Science Is A Method of Ritual Magic

The strength in the scientific method lies not in its ability to discover, but to create.

Turn off that little voice in your head that, based on the title and introduction, tells you that I am a crazy and/or stupid person. Regardless of whether that is true, you are never going to get anywhere if you think you know everything before you try to learn it. So shut down that incessant arguer in your mind and take in what is before you on its own terms, without preconceptions and bad faith.

Modern science is an ideological extension of Protestantism. Through Protestantism came the idea that physical reality had a literal existence, and that by studying phenomena within it we could come to understand the principles by which God constructed and maintained his creation. By understanding those principles and choosing our actions according to them, we could thus be closer to God.

Another facet of Protestantism, the separation of church and state, decentralized the power of religion. Consequently more people began to question the validity of religion altogether, and since reason had come to be equivocated with science, science took on secular language to mask its origins.

God was replaced with ‘Nature’ – yet was in possession of exactly the same functions and ideological consequences. As time wore on this connection was lost and to modern people it seems absurd.

And yet you can still see the religious strain which runs deeply through the same old beliefs. If your faith in science is lacking you will be vilified as a science denier – a blasphemer!

Spend twenty minutes talking with a conservative and you will have heard a speech about natural law and admonished to immediately reject taxation and gun control because, uh, gravity. Seriously, I hear that gravity bit all of the time. If you do not take on the conservative natural law ideology then you will be hailed as a blasphemer – NATURE DENIER!

[note: I am not in favor of involuntary taxation or prohibition of any kind, but not necessarily for all of the same reasons that the typical conservative script imply.]

These laws of Nature serve the same functions as the laws of God – power and control. Recognize my truth and submit to it, you unworthy disgrace!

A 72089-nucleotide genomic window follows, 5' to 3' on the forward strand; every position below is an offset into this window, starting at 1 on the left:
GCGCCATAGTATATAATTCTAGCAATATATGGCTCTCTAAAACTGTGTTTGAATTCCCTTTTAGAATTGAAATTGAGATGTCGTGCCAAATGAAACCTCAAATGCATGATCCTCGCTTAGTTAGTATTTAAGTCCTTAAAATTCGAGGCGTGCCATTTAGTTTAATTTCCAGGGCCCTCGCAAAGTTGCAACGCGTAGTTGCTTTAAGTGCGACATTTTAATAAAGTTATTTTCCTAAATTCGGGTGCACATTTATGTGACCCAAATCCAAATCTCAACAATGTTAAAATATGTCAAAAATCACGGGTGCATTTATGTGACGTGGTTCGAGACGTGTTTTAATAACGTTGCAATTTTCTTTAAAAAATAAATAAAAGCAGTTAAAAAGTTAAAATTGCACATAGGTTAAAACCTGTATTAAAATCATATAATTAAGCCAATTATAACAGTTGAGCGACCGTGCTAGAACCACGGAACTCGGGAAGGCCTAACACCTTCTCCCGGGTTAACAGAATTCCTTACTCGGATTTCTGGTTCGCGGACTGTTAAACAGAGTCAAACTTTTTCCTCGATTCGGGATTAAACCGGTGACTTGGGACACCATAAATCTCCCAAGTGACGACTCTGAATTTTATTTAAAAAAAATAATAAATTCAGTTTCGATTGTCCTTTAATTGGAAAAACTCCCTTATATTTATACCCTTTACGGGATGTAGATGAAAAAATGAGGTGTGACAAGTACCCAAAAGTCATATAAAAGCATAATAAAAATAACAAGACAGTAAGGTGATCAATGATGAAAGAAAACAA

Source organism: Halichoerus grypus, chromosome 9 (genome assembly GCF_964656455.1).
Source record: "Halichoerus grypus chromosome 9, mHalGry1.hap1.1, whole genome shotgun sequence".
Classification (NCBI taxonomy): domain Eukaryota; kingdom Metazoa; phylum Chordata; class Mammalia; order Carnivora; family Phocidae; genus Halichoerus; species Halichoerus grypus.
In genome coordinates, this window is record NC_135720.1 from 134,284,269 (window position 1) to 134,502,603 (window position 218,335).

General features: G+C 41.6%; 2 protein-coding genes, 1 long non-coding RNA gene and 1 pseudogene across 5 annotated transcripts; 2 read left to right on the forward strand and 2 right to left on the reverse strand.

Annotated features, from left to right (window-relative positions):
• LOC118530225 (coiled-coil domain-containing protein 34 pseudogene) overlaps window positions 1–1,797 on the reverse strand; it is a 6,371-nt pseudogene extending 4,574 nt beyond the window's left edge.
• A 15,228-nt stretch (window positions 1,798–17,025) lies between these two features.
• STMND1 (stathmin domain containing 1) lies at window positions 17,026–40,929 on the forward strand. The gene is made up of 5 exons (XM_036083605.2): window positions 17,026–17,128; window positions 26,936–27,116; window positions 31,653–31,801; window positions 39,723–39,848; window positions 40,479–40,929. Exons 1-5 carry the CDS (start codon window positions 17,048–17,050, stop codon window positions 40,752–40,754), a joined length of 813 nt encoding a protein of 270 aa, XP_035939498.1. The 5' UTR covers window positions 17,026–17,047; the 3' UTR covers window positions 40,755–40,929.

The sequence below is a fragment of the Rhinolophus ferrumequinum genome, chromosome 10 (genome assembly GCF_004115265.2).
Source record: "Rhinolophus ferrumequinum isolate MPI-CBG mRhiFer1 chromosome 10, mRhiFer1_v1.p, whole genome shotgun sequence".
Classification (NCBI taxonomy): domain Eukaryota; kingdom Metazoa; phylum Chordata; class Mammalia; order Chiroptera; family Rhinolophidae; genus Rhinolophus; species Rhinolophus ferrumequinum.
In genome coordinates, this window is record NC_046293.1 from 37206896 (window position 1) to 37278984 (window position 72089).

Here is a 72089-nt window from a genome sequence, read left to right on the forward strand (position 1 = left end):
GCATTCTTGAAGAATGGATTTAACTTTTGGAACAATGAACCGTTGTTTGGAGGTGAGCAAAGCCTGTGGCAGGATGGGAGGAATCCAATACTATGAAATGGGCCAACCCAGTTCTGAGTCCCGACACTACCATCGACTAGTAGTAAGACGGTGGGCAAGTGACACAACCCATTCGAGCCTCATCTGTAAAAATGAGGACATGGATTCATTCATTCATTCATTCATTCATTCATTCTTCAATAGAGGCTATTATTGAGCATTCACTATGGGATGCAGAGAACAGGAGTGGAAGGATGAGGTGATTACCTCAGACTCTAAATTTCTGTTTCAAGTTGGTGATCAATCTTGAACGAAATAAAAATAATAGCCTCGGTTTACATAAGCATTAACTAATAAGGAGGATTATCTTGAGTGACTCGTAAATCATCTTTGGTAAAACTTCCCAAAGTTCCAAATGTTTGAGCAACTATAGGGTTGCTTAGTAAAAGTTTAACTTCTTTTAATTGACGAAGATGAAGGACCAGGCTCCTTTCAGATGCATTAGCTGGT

And so when the first modern scientists began to describe these universal laws, their work seemed holy. Newton’s gravity abstraction was taken as a piously transcendent realization of God’s algorithms. Therefore long before modern science was in the business of producing social and technological goods, it began by producing faith in science and scientists.

Everything is magic.

There is no such thing as magic.

Both of these statements are equally true, because if everything is magic there is no reason to distinguish magic from everything else.

What we experience as reality is a process of interaction between all of the things that we believe to be true and that we expect to happen, intersected by the amount of consistency among our totality of beliefs that support our expectations, including the beliefs and expectations of those around us and at large to varying degrees.

Many things seem outside of our expectations. The paranormal provides a great example of this. You see a woman on the news who is talking about seeing a bigfoot. She is adamant that, before her encounter, she did not believe in the existence of bigfoot. What she really means is that she did not expect to see bigfoot. But because the concept of bigfoot exists for her, it was within the realm of possibilities. Only when confronted with an unexpected event did she translate it as bigfoot. And since seemingly unexpected events occur so often, she was also familiar with the concept of them, and thus it existed in her lexicon of possible experiences in some way.

We are often surprised by experiences, but that does not make them unexpected. On some level we all have the ability to comprehend the possibility of something impossible happening to us. Anomalies are such a regular feature of human existence and knowledge that they have become an important part of all human cultures in some way or another.

There is not even any way to say that the unexpected or unbelieved occurred, because if you can talk about it, it exists within beliefs and expectations. If it can be labeled or described then it is believed in and expected. Having a word for a phenomena or its qualities is the proof of its concept.